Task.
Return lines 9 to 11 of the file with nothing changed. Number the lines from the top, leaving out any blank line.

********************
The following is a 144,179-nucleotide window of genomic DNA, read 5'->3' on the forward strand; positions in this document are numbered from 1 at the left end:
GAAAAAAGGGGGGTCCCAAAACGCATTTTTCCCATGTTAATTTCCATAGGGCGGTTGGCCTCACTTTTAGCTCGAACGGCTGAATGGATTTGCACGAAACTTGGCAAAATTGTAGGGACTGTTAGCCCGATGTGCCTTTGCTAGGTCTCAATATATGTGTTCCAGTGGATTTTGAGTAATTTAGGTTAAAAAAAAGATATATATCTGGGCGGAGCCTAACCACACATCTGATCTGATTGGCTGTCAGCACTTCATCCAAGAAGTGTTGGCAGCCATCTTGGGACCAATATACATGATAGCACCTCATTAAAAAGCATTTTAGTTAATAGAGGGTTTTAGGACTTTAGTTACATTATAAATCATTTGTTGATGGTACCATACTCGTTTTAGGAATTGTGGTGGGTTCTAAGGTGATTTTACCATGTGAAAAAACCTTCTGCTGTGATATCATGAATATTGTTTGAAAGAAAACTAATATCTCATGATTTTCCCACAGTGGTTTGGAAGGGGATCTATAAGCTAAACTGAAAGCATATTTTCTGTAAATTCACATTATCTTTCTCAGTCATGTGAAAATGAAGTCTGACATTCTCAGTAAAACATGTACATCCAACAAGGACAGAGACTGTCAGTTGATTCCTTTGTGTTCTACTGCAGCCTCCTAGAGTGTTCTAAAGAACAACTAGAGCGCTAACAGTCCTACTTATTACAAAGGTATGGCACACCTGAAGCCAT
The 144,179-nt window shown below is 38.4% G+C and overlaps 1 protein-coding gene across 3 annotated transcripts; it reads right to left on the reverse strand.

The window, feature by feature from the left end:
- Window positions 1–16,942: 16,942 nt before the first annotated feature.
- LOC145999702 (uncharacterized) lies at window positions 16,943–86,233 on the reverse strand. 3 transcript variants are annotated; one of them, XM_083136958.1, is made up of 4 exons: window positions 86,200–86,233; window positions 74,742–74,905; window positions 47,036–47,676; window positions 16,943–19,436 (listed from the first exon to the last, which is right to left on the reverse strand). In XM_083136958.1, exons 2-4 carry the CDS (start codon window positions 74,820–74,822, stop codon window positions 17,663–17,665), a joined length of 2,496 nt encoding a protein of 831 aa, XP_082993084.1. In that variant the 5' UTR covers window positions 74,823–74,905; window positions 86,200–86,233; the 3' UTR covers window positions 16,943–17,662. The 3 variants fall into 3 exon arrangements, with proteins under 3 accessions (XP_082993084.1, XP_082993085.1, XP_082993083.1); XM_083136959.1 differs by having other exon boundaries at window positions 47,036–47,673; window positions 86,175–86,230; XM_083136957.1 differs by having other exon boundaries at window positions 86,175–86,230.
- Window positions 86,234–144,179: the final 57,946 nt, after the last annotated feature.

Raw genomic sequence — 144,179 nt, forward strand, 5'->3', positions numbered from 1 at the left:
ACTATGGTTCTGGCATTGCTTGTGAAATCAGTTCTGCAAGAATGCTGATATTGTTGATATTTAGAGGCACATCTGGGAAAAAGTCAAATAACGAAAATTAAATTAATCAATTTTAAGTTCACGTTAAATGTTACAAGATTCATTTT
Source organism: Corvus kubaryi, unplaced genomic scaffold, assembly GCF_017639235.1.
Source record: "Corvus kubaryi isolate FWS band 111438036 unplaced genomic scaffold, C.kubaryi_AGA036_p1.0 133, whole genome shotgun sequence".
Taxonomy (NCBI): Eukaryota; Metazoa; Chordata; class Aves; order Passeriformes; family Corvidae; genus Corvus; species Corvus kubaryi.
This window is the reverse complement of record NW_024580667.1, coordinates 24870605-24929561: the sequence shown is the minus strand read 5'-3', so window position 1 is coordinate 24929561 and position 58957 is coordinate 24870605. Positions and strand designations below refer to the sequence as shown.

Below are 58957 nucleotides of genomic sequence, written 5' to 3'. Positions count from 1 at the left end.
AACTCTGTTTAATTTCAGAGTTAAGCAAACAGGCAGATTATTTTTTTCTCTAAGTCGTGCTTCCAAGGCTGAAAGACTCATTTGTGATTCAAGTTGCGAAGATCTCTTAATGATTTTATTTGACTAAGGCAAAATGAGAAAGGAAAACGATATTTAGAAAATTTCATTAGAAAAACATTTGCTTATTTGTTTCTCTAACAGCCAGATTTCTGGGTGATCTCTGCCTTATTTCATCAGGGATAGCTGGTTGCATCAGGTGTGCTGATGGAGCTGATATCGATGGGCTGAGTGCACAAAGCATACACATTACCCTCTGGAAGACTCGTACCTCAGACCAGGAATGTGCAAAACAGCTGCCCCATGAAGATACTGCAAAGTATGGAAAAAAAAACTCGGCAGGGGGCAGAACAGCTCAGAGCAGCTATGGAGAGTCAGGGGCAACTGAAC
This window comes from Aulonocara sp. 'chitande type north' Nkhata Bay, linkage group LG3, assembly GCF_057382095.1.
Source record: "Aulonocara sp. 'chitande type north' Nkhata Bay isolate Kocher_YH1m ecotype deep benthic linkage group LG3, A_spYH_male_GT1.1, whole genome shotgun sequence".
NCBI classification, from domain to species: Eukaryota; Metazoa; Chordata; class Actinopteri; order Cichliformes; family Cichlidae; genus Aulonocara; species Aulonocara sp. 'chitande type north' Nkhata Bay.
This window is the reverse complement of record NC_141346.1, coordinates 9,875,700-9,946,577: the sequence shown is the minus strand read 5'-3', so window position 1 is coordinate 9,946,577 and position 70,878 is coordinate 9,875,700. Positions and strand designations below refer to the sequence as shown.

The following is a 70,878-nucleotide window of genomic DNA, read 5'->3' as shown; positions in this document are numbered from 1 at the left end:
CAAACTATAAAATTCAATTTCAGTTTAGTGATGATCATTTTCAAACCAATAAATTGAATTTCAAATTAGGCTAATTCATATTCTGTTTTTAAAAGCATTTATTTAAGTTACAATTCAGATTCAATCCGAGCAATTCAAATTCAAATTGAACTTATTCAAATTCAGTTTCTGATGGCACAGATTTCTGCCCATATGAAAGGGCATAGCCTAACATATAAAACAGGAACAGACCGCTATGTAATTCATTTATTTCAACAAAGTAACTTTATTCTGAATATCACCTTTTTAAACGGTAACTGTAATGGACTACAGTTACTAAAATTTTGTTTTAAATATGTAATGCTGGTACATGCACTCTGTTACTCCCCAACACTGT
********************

ACTATGGTTCTGGCATTGCTTGTGAAATCAGTTCTGCAAGAATGCTGATATTGTTGATATTTAGAGGCACATCTGGGAAAAAGTCAAATAACGAAAATTAAATTAATCAATTTTAAGTTCACGTTAAATGTTACAAGATTCATTTT
Source organism: Corvus kubaryi, unplaced genomic scaffold, assembly GCF_017639235.1.
Source record: "Corvus kubaryi isolate FWS band 111438036 unplaced genomic scaffold, C.kubaryi_AGA036_p1.0 133, whole genome shotgun sequence".